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next xprize competion.

Posted by: space - Mon Nov 17, 2003 8:15 pm
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next xprize competion. 
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Post    Posted on: Thu Jun 10, 2004 6:14 am
I take the joke. Years ago I've read somme very interesting books about synergy - that time that word didn't be a part of economics yet. It just had been rised from mathematics, physics, engineering, informatics (Neuronal Nets) and the like. That time economics just was slowly detecting the word synergy, the theory of synergy and synergy effects.

Some of the examples for what synergy is - in the books I read - was the growth of crystals. So from my point of view synergy should be a naturally aspect of construction concepts of spacecrafts as well as of other technical things - it's admitting savings in material, propellant, engineering time and more.

In space exploration in general NASA and other could have made very much more use of synergy than they really did. ESA has been forced to make use of synergy forced by real circumstances - and reached significant savings concerning the costs of its projects by reusability. There are more possibilities than ESA is using right now but it has made a beginning.

But private teams like those competing for the XPRIZE are forced much stronger and earlier - and are lead to great success as we are going to see.

That's a very positive effect of the XPRIZE - it's great I feel.



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Post    Posted on: Thu Jun 10, 2004 7:19 am
Perhaps in the XPRIZE CUP competition some teams will decide to join to make use of synergy potentials leading to increasing chances to win - especially after not winning the XPRIZE.

Why not - it doesn't mean to give up, it does meen to cooperate and to prohibit the invention of the wheel twice.

Up to significant amount the competition should be one of different concepts instead of one of different teams adopting the same concept or very similar concepts.

Surely - it should be a competition of the teams themselves too: in aspects as economical effiency as quality of organization, ressources and making as much use of them as possible, methods of working an designing, hire persons having the best ideas possible.

All of this contains synergy potentials as a relevant source of the success of private spacecrafts and the XPRIZE.



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Post    Posted on: Thu Jun 10, 2004 4:15 pm
yes i've also thought about some of the teams perhaps joining forces cooperating but there might not be that much to gain from it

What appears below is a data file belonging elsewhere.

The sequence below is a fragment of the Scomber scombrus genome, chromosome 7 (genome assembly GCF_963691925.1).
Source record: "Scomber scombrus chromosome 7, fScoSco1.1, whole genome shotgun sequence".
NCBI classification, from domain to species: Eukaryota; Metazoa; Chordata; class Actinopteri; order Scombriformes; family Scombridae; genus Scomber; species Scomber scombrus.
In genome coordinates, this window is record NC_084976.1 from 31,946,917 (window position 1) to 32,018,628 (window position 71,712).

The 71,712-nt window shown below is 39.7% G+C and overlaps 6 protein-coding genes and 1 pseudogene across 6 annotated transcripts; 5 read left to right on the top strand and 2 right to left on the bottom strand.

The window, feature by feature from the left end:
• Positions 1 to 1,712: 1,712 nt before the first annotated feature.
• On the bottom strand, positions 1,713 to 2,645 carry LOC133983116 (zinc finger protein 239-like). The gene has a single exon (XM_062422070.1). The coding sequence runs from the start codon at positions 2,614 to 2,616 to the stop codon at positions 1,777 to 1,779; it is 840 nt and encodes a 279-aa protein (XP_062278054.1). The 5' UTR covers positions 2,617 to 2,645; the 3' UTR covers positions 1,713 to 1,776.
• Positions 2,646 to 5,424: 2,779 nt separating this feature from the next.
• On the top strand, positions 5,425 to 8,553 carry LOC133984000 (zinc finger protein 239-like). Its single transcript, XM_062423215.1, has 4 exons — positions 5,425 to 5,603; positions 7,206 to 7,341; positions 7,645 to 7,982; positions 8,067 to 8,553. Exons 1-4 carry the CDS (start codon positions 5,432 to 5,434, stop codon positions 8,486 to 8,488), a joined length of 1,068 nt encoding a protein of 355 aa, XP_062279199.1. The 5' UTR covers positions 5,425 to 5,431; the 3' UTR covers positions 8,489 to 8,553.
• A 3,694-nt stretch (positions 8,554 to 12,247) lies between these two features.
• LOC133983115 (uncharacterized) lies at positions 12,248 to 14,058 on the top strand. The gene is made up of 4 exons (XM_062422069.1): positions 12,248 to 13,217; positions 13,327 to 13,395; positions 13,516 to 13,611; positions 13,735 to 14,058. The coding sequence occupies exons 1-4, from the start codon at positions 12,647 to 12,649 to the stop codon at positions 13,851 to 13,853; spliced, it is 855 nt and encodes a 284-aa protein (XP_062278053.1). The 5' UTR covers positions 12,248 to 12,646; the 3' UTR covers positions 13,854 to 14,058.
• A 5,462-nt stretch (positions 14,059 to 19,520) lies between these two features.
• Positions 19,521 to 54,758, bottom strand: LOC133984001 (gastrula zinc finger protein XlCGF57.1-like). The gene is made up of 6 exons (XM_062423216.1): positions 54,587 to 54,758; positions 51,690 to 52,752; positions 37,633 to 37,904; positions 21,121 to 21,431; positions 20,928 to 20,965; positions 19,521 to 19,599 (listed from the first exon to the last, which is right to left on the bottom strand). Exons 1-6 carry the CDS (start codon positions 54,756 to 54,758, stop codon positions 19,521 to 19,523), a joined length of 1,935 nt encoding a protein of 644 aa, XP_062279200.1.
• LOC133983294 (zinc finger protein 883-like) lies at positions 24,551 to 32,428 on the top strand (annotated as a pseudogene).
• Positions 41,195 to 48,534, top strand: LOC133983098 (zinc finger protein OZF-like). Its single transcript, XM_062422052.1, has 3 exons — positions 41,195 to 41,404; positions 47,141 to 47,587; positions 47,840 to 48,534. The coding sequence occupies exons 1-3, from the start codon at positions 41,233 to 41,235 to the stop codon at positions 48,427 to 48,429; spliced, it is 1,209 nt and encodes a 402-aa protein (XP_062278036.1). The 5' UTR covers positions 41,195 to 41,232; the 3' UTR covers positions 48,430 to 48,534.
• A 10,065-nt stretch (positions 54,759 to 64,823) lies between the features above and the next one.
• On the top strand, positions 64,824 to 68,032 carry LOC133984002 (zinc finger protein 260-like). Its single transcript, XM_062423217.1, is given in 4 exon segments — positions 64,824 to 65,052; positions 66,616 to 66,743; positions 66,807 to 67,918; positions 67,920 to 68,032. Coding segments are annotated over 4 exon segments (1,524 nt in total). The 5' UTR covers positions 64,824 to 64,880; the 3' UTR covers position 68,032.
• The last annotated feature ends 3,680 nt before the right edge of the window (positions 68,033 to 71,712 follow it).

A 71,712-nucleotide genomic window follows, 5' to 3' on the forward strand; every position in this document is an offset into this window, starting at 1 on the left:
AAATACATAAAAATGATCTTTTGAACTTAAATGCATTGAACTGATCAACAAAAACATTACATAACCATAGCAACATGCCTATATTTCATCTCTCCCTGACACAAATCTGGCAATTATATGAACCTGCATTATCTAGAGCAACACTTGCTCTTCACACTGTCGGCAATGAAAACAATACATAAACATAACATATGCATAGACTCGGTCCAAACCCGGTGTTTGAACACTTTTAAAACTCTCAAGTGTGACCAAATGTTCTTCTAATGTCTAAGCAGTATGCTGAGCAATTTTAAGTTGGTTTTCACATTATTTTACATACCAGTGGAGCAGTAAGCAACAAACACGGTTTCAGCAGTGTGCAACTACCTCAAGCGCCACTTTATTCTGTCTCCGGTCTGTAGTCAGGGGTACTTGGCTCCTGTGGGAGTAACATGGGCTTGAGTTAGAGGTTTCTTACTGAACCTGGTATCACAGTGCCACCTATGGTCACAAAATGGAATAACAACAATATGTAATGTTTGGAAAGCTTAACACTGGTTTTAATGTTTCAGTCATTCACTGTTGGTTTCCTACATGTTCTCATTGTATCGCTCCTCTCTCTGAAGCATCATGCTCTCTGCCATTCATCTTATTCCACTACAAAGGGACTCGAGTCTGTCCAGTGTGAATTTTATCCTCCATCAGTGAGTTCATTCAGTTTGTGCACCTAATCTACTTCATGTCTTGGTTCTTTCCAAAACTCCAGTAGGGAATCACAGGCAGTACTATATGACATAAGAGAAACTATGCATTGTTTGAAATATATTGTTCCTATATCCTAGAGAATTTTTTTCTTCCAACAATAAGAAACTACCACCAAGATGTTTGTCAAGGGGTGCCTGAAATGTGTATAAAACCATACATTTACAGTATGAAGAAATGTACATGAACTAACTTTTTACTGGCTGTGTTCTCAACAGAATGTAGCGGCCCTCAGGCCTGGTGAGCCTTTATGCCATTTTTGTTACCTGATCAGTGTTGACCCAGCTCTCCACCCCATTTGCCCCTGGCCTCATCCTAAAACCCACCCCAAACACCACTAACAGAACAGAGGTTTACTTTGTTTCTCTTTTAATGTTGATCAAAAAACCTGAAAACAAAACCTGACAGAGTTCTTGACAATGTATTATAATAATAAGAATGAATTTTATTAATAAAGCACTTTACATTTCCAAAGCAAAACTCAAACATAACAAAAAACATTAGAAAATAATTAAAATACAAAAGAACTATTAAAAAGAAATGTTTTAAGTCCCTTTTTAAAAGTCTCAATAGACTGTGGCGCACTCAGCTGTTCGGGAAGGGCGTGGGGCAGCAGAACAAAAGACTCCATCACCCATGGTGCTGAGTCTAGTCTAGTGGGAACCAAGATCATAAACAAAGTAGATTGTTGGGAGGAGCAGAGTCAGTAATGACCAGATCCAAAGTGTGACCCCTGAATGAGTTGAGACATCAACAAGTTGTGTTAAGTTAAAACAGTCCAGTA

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Post    Posted on: Fri Jun 11, 2004 7:09 am
May be in general - but I have especially two teams in mind: The Da Vinci Project and ILAT, the isrealian team.

Each of these both teams is planning to launch its spacecraft form a balloon. The differences are very small - altitude I know, material I suppose as like as producers.

Competition for the XPRIZE between Da Vinci and ILAT makes sense because of the amount of 10,000,000.00 $ as well as the search for the most proper altitude, material etc. and the environmental differences between Isreal and the place Da Vinci Project ist working.

But for the CUP any no amount of cash to win is known yet - only that there will be cash prizes to win has been announced. It will be much less than 10,000,000.00 $. If none of both teams will win the XPRIZE, they should find an agreement on altitude, material, place and producer and join theier financial, organizational and technical resources to form one stronger team.

This way the CUP would be more interesting too as in the case of both teams giving up.

Among the 26 teams listed by the XPRIZE Foundation there some more adopting similar concepts but these concepts are more complex making it difficult to compare for me.



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Post Results of a short private evaluation   Posted on: Thu Jun 17, 2004 12:17 pm
I've tried to evaluate the similarities between the concepts of the 27 teams. May be the details is not satisfying but a first step to estimate chances of synergy-effects, cooperations and chances to join forces after one team has won the XPRIZE and further efforts have to be CUP-oriented.

Here the results - duplicates are due to lack of informations:

A. There are 9 launch-concepts:

2 degrees of vertical from ocean going barge or ship
Balloon
Air Towed Launch from a 747
Horizontal
Horizontal on runway (1st stage); Air launch (2nd stage)
Vertical from ground
Vertical
Vertical from Land
Water, Vertical

B. 9 landing-concepts are followed:

Parachuted Ocean Splashdown
Guided Parachute
Unpowered, horizontal
Horizontal, powered
Horizontal
Parachute with crushable nose cone
Unpowered Parafoil vertical on land
Vertical/Soft with reduced engine power
Water, Horizontal, Unpowered

C. 5 stage-concepst are to be listed:
SingleStage Rocket
(two stages)
(single stage and a half)
(no comments)
(three stages)

D. 16 propulsion-concepts found - determining aspect? :

Kerosene/LOX pressure fed rocket engine
Solid Rocket Motor
Jet and Rocket Engines
Methane & Liquid Oxygen
Variable Thrust Liquid Rocket Engine
Blastwave-Pulsejets
Rocket Power
Twin turbojet (1st stage); Hybrid rocket engine (2nd stage)
Liquid rocket
Solid and Liquid Rocket Engines
LOX/Alcohol Liquid and Solid Rocket Engines
Kerosene and Hydrogen Peroxide Rockets
Hydrogen Peroxide monopropellant
LOX-hydrocarbon engines
Hybrid Rocket Powered
(no comments)

E. 16 combinations between launch-concepts and landing-concepts:

2 degrees of vertical from ocean going barge or ship Ballistic reentry
Balloon Ascent to Rocket Ignition Altitude Parachuted Ocean Splashdown
Air launch from hot air balloon Guided Parachute
Air Towed Launch from a 747 Glide to Conventional Runway
Horizontal from runway Horizontal, unpowered on runway
Horizontal on conventional runway Horizontal, powered on conventional runway